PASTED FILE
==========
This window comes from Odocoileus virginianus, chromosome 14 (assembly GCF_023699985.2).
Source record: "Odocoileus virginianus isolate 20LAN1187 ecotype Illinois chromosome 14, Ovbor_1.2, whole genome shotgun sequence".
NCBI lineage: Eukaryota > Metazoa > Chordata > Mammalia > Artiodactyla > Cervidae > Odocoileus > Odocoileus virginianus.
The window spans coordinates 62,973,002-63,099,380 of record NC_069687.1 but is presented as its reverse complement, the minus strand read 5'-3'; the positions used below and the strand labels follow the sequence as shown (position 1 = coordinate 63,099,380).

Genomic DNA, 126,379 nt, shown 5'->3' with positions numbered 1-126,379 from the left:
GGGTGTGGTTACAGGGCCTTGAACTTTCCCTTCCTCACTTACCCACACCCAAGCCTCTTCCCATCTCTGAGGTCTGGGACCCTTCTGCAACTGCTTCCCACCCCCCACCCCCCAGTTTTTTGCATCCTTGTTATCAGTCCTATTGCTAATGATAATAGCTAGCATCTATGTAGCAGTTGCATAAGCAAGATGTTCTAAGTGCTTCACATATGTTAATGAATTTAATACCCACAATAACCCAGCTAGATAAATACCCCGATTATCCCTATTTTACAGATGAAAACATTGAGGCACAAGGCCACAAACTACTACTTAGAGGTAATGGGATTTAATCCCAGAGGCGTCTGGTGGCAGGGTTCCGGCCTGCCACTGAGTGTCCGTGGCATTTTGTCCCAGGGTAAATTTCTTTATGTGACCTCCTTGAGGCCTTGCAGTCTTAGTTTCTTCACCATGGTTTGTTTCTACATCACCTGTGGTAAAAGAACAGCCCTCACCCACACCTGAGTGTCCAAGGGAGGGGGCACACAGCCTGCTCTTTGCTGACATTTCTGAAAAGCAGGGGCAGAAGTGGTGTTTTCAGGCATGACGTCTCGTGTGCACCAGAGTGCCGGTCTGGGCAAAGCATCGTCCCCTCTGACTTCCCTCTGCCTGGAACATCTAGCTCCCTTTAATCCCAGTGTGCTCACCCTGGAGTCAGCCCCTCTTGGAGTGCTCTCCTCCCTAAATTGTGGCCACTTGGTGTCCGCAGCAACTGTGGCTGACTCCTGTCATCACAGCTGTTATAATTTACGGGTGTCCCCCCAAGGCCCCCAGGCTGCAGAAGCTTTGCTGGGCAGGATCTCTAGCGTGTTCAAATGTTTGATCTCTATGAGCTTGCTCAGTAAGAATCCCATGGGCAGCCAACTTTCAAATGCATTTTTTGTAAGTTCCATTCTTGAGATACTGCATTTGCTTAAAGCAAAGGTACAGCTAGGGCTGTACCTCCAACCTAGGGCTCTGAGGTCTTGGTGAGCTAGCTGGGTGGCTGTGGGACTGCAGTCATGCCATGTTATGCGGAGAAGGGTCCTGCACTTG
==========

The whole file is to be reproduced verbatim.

This window comes from Odocoileus virginianus, chromosome 14 (assembly GCF_023699985.2).
Source record: "Odocoileus virginianus isolate 20LAN1187 ecotype Illinois chromosome 14, Ovbor_1.2, whole genome shotgun sequence".
NCBI lineage: Eukaryota > Metazoa > Chordata > Mammalia > Artiodactyla > Cervidae > Odocoileus > Odocoileus virginianus.
The window spans coordinates 62,973,002-63,099,380 of record NC_069687.1 but is presented as its reverse complement, the minus strand read 5'-3'; the positions used below and the strand labels follow the sequence as shown (position 1 = coordinate 63,099,380).

Genomic DNA, 126,379 nt, shown 5'->3' with positions numbered 1-126,379 from the left:
GGGTGTGGTTACAGGGCCTTGAACTTTCCCTTCCTCACTTACCCACACCCAAGCCTCTTCCCATCTCTGAGGTCTGGGACCCTTCTGCAACTGCTTCCCACCCCCCACCCCCCAGTTTTTTGCATCCTTGTTATCAGTCCTATTGCTAATGATAATAGCTAGCATCTATGTAGCAGTTGCATAAGCAAGATGTTCTAAGTGCTTCACATATGTTAATGAATTTAATACCCACAATAACCCAGCTAGATAAATACCCCGATTATCCCTATTTTACAGATGAAAACATTGAGGCACAAGGCCACAAACTACTACTTAGAGGTAATGGGATTTAATCCCAGAGGCGTCTGGTGGCAGGGTTCCGGCCTGCCACTGAGTGTCCGTGGCATTTTGTCCCAGGGTAAATTTCTTTATGTGACCTCCTTGAGGCCTTGCAGTCTTAGTTTCTTCACCATGGTTTGTTTCTACATCACCTGTGGTAAAAGAACAGCCCTCACCCACACCTGAGTGTCCAAGGGAGGGGGCACACAGCCTGCTCTTTGCTGACATTTCTGAAAAGCAGGGGCAGAAGTGGTGTTTTCAGGCATGACGTCTCGTGTGCACCAGAGTGCCGGTCTGGGCAAAGCATCGTCCCCTCTGACTTCCCTCTGCCTGGAACATCTAGCTCCCTTTAATCCCAGTGTGCTCACCCTGGAGTCAGCCCCTCTTGGAGTGCTCTCCTCCCTAAATTGTGGCCACTTGGTGTCCGCAGCAACTGTGGCTGACTCCTGTCATCACAGCTGTTATAATTTACGGGTGTCCCCCCAAGGCCCCCAGGCTGCAGAAGCTTTGCTGGGCAGGATCTCTAGCGTGTTCAAATGTTTGATCTCTATGAGCTTGCTCAGTAAGAATCCCATGGGCAGCCAACTTTCAAATGCATTTTTTGTAAGTTCCATTCTTGAGATACTGCATTTGCTTAAAGCAAAGGTACAGCTAGGGCTGTACCTCCAACCTAGGGCTCTGAGGTCTTGGTGAGCTAGCTGGGTGGCTGTGGGACTGCAGTCATGCCATGTTATGCGGAGAAGGGTCCTGCACTTG